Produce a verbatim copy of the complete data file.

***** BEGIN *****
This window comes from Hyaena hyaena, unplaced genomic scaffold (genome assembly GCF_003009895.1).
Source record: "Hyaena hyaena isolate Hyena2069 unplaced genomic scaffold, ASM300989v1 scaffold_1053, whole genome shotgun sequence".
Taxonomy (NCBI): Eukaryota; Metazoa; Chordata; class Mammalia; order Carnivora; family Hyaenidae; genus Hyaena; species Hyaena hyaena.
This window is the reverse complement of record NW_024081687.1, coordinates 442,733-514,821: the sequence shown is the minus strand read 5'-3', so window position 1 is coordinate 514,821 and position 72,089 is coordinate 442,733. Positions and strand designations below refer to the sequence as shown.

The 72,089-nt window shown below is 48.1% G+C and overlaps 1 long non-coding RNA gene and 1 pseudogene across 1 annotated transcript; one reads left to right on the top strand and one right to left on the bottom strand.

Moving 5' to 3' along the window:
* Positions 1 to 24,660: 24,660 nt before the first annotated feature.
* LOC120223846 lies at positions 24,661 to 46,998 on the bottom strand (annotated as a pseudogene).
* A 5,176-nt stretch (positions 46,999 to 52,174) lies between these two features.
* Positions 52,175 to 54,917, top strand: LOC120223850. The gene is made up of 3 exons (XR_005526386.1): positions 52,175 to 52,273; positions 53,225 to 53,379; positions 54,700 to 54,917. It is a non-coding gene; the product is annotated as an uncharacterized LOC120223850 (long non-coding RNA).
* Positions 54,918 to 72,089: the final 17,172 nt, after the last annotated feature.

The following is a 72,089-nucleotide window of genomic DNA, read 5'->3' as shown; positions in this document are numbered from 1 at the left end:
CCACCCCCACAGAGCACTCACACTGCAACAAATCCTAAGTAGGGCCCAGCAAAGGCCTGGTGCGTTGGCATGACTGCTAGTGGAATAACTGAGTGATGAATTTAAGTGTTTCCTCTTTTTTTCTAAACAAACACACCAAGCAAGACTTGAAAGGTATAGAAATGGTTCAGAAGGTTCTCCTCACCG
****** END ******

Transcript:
This window comes from Hyaena hyaena, unplaced genomic scaffold (genome assembly GCF_003009895.1).
Source record: "Hyaena hyaena isolate Hyena2069 unplaced genomic scaffold, ASM300989v1 scaffold_1053, whole genome shotgun sequence".
Taxonomy (NCBI): Eukaryota; Metazoa; Chordata; class Mammalia; order Carnivora; family Hyaenidae; genus Hyaena; species Hyaena hyaena.
This window is the reverse complement of record NW_024081687.1, coordinates 442,733-514,821: the sequence shown is the minus strand read 5'-3', so window position 1 is coordinate 514,821 and position 72,089 is coordinate 442,733. Positions and strand designations below refer to the sequence as shown.

The 72,089-nt window shown below is 48.1% G+C and overlaps 1 long non-coding RNA gene and 1 pseudogene across 1 annotated transcript; one reads left to right on the top strand and one right to left on the bottom strand.

Moving 5' to 3' along the window:
* Positions 1 to 24,660: 24,660 nt before the first annotated feature.
* LOC120223846 lies at positions 24,661 to 46,998 on the bottom strand (annotated as a pseudogene).
* A 5,176-nt stretch (positions 46,999 to 52,174) lies between these two features.
* Positions 52,175 to 54,917, top strand: LOC120223850. The gene is made up of 3 exons (XR_005526386.1): positions 52,175 to 52,273; positions 53,225 to 53,379; positions 54,700 to 54,917. It is a non-coding gene; the product is annotated as an uncharacterized LOC120223850 (long non-coding RNA).
* Positions 54,918 to 72,089: the final 17,172 nt, after the last annotated feature.

The following is a 72,089-nucleotide window of genomic DNA, read 5'->3' as shown; positions in this document are numbered from 1 at the left end:
CCACCCCCACAGAGCACTCACACTGCAACAAATCCTAAGTAGGGCCCAGCAAAGGCCTGGTGCGTTGGCATGACTGCTAGTGGAATAACTGAGTGATGAATTTAAGTGTTTCCTCTTTTTTTCTAAACAAACACACCAAGCAAGACTTGAAAGGTATAGAAATGGTTCAGAAGGTTCTCCTCACCG